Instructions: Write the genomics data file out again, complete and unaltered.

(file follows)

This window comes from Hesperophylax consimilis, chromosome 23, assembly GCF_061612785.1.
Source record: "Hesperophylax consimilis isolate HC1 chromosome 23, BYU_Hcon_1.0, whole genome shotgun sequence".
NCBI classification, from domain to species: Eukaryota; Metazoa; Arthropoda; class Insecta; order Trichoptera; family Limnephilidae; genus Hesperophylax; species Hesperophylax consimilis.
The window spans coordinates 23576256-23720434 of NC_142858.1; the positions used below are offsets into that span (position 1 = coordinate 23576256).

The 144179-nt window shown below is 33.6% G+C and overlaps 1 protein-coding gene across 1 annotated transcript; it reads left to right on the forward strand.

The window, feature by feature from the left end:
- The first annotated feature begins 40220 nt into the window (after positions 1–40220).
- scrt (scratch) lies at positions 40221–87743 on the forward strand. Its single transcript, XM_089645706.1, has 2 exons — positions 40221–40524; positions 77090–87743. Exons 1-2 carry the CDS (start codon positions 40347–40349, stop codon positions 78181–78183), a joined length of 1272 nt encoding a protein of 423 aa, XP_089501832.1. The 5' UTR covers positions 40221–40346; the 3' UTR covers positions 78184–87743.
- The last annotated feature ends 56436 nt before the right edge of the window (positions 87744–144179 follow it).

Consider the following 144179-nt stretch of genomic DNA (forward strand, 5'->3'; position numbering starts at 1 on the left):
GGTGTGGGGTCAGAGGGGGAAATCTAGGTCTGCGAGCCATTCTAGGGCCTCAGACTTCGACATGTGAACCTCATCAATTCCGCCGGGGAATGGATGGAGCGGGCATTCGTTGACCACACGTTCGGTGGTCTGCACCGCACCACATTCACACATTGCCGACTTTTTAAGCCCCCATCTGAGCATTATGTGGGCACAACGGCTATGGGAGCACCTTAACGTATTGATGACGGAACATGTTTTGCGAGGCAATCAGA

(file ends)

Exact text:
This window comes from Hesperophylax consimilis, chromosome 23, assembly GCF_061612785.1.
Source record: "Hesperophylax consimilis isolate HC1 chromosome 23, BYU_Hcon_1.0, whole genome shotgun sequence".
NCBI classification, from domain to species: Eukaryota; Metazoa; Arthropoda; class Insecta; order Trichoptera; family Limnephilidae; genus Hesperophylax; species Hesperophylax consimilis.
The window spans coordinates 23576256-23720434 of NC_142858.1; the positions used below are offsets into that span (position 1 = coordinate 23576256).

The 144179-nt window shown below is 33.6% G+C and overlaps 1 protein-coding gene across 1 annotated transcript; it reads left to right on the forward strand.

The window, feature by feature from the left end:
- The first annotated feature begins 40220 nt into the window (after positions 1–40220).
- scrt (scratch) lies at positions 40221–87743 on the forward strand. Its single transcript, XM_089645706.1, has 2 exons — positions 40221–40524; positions 77090–87743. Exons 1-2 carry the CDS (start codon positions 40347–40349, stop codon positions 78181–78183), a joined length of 1272 nt encoding a protein of 423 aa, XP_089501832.1. The 5' UTR covers positions 40221–40346; the 3' UTR covers positions 78184–87743.
- The last annotated feature ends 56436 nt before the right edge of the window (positions 87744–144179 follow it).

Consider the following 144179-nt stretch of genomic DNA (forward strand, 5'->3'; position numbering starts at 1 on the left):
GGTGTGGGGTCAGAGGGGGAAATCTAGGTCTGCGAGCCATTCTAGGGCCTCAGACTTCGACATGTGAACCTCATCAATTCCGCCGGGGAATGGATGGAGCGGGCATTCGTTGACCACACGTTCGGTGGTCTGCACCGCACCACATTCACACATTGCCGACTTTTTAAGCCCCCATCTGAGCATTATGTGGGCACAACGGCTATGGGAGCACCTTAACGTATTGATGACGGAACATGTTTTGCGAGGCAATCAGA